Investigation of silicon detectors to improve in vivo monitoring of 239Pu after accidental intakes
AUTHORS : Franck, D.; Pihet, P.; Burger, P.; Keters, M.; Rouger, M.; Lugiez, F.; Mazur, C
Radiation Protection Dosimetry 2000, v. 89(3-4) p. 321-324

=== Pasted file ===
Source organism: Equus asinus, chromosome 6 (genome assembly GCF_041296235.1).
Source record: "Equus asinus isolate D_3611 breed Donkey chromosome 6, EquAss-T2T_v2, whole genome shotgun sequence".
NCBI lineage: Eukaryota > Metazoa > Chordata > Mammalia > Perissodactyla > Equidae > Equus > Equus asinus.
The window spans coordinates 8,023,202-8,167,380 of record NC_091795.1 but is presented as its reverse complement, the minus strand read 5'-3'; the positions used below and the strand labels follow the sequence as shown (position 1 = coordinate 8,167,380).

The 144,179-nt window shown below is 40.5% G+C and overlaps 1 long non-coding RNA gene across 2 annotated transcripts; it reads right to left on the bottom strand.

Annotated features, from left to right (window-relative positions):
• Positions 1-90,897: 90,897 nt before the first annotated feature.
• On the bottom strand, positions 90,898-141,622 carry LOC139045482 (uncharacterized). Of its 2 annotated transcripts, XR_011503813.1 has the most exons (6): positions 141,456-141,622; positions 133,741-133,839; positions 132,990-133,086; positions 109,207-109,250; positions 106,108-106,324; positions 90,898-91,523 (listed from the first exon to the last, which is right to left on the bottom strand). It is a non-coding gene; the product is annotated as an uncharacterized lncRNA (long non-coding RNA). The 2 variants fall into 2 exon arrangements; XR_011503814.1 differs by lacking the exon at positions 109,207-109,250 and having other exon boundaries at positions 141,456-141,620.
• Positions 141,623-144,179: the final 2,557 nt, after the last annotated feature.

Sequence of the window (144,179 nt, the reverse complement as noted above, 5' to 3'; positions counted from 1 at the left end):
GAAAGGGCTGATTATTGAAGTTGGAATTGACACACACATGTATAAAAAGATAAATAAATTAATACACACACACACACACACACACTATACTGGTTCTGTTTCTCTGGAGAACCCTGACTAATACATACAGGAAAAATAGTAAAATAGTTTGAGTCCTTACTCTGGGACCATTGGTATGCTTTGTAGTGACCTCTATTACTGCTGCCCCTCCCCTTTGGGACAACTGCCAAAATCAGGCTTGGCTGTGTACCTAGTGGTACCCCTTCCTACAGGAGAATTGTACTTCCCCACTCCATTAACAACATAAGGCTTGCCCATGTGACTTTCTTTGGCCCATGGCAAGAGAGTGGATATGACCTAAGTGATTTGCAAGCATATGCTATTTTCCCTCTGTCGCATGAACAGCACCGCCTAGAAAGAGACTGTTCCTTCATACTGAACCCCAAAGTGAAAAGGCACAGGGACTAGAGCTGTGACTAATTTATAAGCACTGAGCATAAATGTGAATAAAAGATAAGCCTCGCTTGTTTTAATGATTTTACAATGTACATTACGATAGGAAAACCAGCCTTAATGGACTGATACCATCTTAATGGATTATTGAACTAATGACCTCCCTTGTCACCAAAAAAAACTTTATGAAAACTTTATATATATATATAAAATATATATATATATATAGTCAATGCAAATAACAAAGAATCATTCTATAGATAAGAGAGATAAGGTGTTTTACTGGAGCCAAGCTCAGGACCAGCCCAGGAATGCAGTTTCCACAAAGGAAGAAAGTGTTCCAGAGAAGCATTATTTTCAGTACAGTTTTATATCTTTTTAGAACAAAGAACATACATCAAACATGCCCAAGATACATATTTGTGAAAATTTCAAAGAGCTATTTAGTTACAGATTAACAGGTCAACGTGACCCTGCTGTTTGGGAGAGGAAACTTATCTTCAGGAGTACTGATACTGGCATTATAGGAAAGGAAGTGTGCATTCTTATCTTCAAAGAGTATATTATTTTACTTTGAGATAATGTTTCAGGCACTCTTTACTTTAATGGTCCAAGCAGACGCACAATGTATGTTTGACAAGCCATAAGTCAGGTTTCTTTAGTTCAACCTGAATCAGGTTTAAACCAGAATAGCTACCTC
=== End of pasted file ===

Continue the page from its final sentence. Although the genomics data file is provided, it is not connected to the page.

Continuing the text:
Measuring in vivo contamination remains a difficult task for some actinides such as 239Pu due to the high absorption of low energy X rays associated with alpha decay. X rays and low energy gamma ray methods based on high purity germanium detectors are most suitable in view of their quasi-ideal combination of high energy resolution, typical of semiconductor materials, and high efficiency curve due to the high atomic number of Ge. Their application, however, is often limited for practical reasons relating to the need to cool the HPGe crystal to liquid nitrogen temperature during the operation, and to the minimum size of the crystal, which increases the background response of the detector. The investigations carried out with passive implanted planar silicon (PIPS) detectors, presented as a viable alternative to HPGe detectors for some applications, are summarised here. Taking into account the steeper efficiency curve of silicon relative to energy, the quantitative information obtained using silicon prototypes shows which new developments may be most beneficial.